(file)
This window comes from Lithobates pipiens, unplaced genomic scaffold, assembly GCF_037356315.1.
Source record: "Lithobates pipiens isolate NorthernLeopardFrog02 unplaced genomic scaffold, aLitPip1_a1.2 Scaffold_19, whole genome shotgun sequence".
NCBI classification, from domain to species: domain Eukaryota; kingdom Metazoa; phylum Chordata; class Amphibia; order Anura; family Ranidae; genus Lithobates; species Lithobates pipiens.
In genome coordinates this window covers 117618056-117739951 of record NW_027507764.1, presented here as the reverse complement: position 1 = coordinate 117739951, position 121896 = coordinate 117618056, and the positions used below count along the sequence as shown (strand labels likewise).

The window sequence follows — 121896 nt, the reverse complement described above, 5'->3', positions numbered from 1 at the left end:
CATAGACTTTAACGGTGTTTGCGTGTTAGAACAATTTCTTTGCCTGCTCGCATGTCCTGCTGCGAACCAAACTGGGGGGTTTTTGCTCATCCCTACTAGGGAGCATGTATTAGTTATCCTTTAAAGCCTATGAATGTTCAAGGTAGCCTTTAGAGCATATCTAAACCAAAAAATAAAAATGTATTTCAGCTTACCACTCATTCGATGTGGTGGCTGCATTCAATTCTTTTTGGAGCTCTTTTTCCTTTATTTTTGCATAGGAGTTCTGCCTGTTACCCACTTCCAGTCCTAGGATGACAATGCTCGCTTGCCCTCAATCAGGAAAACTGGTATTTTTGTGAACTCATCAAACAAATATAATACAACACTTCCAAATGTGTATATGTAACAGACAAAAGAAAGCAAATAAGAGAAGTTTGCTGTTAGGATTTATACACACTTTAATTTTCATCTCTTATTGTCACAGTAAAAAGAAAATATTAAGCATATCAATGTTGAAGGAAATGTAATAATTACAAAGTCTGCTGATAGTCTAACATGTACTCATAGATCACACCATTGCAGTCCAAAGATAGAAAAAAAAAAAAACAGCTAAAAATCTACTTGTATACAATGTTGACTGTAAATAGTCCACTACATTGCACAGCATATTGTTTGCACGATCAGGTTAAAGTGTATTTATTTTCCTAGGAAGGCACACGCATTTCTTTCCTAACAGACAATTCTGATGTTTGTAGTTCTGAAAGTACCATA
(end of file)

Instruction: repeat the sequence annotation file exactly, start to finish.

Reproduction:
This window comes from Lithobates pipiens, unplaced genomic scaffold, assembly GCF_037356315.1.
Source record: "Lithobates pipiens isolate NorthernLeopardFrog02 unplaced genomic scaffold, aLitPip1_a1.2 Scaffold_19, whole genome shotgun sequence".
NCBI classification, from domain to species: domain Eukaryota; kingdom Metazoa; phylum Chordata; class Amphibia; order Anura; family Ranidae; genus Lithobates; species Lithobates pipiens.
In genome coordinates this window covers 117618056-117739951 of record NW_027507764.1, presented here as the reverse complement: position 1 = coordinate 117739951, position 121896 = coordinate 117618056, and the positions used below count along the sequence as shown (strand labels likewise).

The window sequence follows — 121896 nt, the reverse complement described above, 5'->3', positions numbered from 1 at the left end:
CATAGACTTTAACGGTGTTTGCGTGTTAGAACAATTTCTTTGCCTGCTCGCATGTCCTGCTGCGAACCAAACTGGGGGGTTTTTGCTCATCCCTACTAGGGAGCATGTATTAGTTATCCTTTAAAGCCTATGAATGTTCAAGGTAGCCTTTAGAGCATATCTAAACCAAAAAATAAAAATGTATTTCAGCTTACCACTCATTCGATGTGGTGGCTGCATTCAATTCTTTTTGGAGCTCTTTTTCCTTTATTTTTGCATAGGAGTTCTGCCTGTTACCCACTTCCAGTCCTAGGATGACAATGCTCGCTTGCCCTCAATCAGGAAAACTGGTATTTTTGTGAACTCATCAAACAAATATAATACAACACTTCCAAATGTGTATATGTAACAGACAAAAGAAAGCAAATAAGAGAAGTTTGCTGTTAGGATTTATACACACTTTAATTTTCATCTCTTATTGTCACAGTAAAAAGAAAATATTAAGCATATCAATGTTGAAGGAAATGTAATAATTACAAAGTCTGCTGATAGTCTAACATGTACTCATAGATCACACCATTGCAGTCCAAAGATAGAAAAAAAAAAAAACAGCTAAAAATCTACTTGTATACAATGTTGACTGTAAATAGTCCACTACATTGCACAGCATATTGTTTGCACGATCAGGTTAAAGTGTATTTATTTTCCTAGGAAGGCACACGCATTTCTTTCCTAACAGACAATTCTGATGTTTGTAGTTCTGAAAGTACCATA